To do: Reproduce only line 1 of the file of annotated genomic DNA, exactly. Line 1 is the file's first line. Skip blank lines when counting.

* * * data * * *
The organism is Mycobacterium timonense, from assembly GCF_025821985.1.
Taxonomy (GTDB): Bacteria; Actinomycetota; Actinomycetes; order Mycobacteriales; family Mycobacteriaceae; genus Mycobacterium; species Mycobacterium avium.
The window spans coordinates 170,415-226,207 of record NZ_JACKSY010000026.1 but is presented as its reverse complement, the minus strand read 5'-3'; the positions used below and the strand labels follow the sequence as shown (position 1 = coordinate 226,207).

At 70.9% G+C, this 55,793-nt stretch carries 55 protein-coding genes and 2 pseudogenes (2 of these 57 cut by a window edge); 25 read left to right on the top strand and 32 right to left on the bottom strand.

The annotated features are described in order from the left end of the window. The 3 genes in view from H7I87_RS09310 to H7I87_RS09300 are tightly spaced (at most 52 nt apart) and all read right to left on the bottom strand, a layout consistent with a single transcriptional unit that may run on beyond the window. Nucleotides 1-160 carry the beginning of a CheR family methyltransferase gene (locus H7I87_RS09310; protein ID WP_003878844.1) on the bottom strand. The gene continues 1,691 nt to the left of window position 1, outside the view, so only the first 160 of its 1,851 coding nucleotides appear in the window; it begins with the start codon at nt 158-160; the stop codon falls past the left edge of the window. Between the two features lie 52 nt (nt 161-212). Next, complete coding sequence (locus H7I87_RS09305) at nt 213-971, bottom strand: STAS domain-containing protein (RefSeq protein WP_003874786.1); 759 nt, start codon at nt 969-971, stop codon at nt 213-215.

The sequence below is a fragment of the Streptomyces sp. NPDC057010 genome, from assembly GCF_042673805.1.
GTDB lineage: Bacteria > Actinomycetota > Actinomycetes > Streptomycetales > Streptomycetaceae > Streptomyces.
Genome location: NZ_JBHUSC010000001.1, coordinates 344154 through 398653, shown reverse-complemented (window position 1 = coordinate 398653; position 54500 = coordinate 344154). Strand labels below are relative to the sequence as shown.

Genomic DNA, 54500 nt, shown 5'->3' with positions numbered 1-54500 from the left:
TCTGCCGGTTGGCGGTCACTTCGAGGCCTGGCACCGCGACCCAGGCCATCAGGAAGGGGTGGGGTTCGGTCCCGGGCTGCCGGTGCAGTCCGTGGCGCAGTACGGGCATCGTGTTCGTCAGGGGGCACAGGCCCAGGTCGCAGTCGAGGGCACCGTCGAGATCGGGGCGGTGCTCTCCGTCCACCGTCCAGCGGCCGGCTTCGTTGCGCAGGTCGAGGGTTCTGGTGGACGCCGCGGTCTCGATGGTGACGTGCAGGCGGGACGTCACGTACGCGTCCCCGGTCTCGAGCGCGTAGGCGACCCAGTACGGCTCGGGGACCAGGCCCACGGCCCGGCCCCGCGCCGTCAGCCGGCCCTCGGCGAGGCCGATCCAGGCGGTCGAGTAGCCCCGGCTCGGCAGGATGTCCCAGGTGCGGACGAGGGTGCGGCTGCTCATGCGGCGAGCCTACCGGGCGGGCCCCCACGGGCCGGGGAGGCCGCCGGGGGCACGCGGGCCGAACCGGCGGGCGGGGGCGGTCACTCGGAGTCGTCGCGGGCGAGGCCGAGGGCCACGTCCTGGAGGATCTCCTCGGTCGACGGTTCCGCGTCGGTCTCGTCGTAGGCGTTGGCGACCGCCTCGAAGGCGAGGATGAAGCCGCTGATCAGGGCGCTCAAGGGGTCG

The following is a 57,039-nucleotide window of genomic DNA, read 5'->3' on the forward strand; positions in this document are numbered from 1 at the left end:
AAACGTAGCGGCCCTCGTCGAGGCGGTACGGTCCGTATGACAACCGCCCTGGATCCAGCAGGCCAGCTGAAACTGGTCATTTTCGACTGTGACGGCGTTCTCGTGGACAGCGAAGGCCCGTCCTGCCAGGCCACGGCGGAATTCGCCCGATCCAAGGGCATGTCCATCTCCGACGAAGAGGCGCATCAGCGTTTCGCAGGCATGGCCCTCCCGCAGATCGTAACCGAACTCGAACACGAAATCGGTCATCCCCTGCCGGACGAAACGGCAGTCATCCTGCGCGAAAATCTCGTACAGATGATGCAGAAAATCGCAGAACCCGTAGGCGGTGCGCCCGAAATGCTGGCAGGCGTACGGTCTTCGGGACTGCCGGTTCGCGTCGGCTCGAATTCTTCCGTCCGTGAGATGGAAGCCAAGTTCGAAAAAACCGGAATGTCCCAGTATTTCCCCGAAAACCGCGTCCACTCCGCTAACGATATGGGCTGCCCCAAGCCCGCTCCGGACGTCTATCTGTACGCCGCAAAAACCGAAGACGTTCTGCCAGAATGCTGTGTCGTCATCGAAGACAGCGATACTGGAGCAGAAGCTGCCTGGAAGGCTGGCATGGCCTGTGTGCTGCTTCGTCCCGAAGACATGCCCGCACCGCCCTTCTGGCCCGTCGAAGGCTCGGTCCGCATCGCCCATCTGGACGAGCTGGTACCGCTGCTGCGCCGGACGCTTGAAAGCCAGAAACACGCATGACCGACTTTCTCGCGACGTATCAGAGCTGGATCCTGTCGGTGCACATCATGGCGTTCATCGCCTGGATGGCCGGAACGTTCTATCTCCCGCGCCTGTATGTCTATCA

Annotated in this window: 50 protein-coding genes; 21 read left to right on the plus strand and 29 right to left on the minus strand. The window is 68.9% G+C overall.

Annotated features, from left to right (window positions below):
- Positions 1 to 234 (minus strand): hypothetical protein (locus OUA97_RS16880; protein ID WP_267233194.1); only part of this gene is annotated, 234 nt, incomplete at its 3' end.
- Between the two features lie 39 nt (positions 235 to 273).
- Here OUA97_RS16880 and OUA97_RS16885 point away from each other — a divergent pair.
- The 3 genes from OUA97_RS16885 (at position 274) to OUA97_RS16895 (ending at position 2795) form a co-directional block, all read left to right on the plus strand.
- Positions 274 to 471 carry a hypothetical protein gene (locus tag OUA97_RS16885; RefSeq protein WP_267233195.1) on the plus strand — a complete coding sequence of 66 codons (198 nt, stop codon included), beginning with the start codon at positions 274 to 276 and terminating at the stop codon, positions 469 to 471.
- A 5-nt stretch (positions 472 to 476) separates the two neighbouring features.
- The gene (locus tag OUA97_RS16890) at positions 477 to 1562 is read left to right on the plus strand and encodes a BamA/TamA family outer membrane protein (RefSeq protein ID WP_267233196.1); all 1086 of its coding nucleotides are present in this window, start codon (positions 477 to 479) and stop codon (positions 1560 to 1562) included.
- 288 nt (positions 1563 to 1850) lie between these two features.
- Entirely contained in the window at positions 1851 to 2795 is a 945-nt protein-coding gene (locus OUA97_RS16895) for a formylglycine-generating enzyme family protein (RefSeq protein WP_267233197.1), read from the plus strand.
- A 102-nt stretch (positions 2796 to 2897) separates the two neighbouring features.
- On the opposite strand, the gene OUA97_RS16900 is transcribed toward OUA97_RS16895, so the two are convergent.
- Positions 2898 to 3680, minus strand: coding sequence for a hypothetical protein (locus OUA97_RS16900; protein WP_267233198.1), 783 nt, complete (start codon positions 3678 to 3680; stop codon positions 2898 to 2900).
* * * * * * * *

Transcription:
The organism is Mycobacterium timonense, from assembly GCF_025821985.1.